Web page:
Once a Week Proves as Effective as Once a Day Insulin Injections

By Annette M. Boyle, /alert Contributor

Despite the many benefits of insulin therapy for patients with poorly controlled type 2 diabetics and recommendations to escalate treatment, many patients resist any medication that requires daily or more frequent injections. A new formulation of insulin may increase their willingness—and improve their outcomes.  

Once-weekly insulin icodec, a basal insulin analog, achieved similar reductions in HbA1c as once-daily insulin glargine U100 with no significant increase in adverse events in a phase 2 trial published in the New England Journal of Medicine and presented at the virtual European Association for the Study of Diabetes 2020 meeting. Insulin glargine is currently the most commonly prescribed basal insulin analog in the U.S.

Given the robustness of the efficacy and safety findings, the investigators suggested that insulin icodec could be expected to increase patient satisfaction and adherence as seen when switching other diabetes drugs from other once daily to once weekly. “The smaller number of injections associated with once-weekly icodec than with once-daily basal insulin may facilitate treatment initiation in patients with type 2 diabetes who have not previously taken insulin, by reducing clinical inertia and promoting better acceptance of insulin therapy,” they wrote.

At the end of the study, HbA1c dropped 1.33% for those taking insulin icodec while those taking insulin glargine saw a decline of 1.15%. Twenty-six weeks after initiation, the estimated mean HbA1c in the weekly injection group was 6.69%. Those taking once daily insulin had an estimated mean HbA1c of 6.87% at that point.

Overall, 72% of the insulin icodec group achieved an HbA1c below 7% compared to 68% of the insulin glargine group. Nearly half (49%) of those on weekly injections reached a target level below 6.5%. Just 39% of those on daily injections achieved an HbA1c below 6.5%. The mean patient-measured blood glucose level was lower throughout the entire study in the insulin icodec group.

Patients taking insulin icodec also had a lower mean weekly insulin dose and a greater proportion of time within glycemic range of 70 to 140 mg per deciliter in the last two weeks of treatment, averaging about 78 more minutes per day. The researchers noted that “the most recent consensus paper on time spent in the glycemic range of 70 to 180 mg per deciliter states that each 5% incremental increase in that measure is associated with clinically significant benefits.” The insulin icodec participants also had better post-breakfast and post-lunch measurements.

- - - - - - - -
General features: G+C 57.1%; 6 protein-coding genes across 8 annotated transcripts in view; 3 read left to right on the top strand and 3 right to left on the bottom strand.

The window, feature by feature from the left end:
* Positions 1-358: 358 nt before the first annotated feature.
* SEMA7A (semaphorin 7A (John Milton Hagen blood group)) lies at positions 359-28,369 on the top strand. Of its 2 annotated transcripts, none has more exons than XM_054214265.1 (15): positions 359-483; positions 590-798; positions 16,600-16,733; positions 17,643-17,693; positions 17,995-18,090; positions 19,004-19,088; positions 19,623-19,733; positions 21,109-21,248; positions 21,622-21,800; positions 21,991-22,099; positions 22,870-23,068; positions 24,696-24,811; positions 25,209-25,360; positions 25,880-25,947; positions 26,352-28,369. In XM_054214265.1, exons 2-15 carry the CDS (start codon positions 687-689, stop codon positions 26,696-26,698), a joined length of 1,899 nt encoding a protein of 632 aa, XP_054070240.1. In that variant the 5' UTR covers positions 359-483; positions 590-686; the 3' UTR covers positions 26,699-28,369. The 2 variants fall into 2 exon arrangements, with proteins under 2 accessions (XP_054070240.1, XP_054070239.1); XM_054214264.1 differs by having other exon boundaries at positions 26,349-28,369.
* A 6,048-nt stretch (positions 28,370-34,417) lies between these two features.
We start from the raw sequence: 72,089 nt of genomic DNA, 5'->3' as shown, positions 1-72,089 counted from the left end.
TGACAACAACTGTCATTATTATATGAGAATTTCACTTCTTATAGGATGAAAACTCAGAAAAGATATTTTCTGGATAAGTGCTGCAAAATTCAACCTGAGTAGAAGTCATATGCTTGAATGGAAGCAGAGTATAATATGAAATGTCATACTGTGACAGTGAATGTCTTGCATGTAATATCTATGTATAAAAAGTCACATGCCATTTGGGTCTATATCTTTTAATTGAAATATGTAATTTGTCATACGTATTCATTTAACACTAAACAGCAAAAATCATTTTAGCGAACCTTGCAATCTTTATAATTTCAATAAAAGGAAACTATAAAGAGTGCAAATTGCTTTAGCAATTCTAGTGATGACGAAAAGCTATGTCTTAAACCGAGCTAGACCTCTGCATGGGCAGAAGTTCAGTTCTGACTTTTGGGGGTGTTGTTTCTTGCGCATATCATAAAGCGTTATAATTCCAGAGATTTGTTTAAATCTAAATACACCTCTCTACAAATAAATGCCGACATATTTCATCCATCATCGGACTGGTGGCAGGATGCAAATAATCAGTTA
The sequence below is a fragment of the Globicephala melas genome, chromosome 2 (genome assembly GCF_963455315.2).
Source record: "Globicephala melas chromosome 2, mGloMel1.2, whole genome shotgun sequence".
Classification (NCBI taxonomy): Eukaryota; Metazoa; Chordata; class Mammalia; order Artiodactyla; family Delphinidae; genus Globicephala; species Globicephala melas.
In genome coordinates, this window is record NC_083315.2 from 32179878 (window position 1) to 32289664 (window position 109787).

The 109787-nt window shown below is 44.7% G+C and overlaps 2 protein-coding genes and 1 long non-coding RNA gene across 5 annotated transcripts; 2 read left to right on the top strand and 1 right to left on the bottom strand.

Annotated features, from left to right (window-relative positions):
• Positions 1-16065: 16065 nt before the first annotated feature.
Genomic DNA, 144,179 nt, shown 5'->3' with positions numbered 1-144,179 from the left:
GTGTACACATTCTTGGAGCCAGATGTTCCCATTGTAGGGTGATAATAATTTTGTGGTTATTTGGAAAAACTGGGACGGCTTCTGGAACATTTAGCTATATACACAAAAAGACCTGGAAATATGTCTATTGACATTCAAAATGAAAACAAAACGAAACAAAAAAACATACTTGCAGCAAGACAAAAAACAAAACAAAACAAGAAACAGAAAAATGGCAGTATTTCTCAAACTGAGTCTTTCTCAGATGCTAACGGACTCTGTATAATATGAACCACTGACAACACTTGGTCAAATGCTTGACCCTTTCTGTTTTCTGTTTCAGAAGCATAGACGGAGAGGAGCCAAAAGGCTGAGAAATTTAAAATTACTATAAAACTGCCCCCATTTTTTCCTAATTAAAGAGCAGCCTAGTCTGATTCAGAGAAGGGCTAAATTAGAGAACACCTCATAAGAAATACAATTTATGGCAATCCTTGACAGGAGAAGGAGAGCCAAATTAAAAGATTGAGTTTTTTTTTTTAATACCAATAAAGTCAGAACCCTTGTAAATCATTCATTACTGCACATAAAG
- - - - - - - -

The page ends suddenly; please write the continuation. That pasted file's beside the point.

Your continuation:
The international 26-week, randomized, double-blind, double-dummy study included 247 insulin-naïve adults with type 2 diabetes who had HbA1c between 7% and 9.5%. All participants were on metformin with or without a DPP-4 inhibitor. The insulin icodec group had 125 participants after randomization. The insulin glargine group had 122 participants.

No serious adverse events were considered possibly or probably related to the trial medications, according to the investigators.

Both groups had low rates of level 2 or 3 hypoglycemia. The insulin icodec group had 0.53 level 2 or level 3 hypoglycemic events per patient-year for an observed incidence of 16.0%. In the insulin glargine group, the rate of level 2 or level 3 hypoglycemia was 0.46 per patient-year or an observed incidence of 9.8%. The difference between the two was not statistically significant (estimated rate ratio, 1.09; 95% CI, 0.45 to 2.65). 

Level 1 hypoglycemia alerts occurred in 53.6% of the icodec group and 37.7% of the glargine group. The higher rates of level 1 hypoglycemia “suggests that the fasting glucose target may need to be slightly higher and the insulin dose increments smaller to ensure an efficacious initiation and adjustment of insulin icodec with even fewer hypoglycemic events.”


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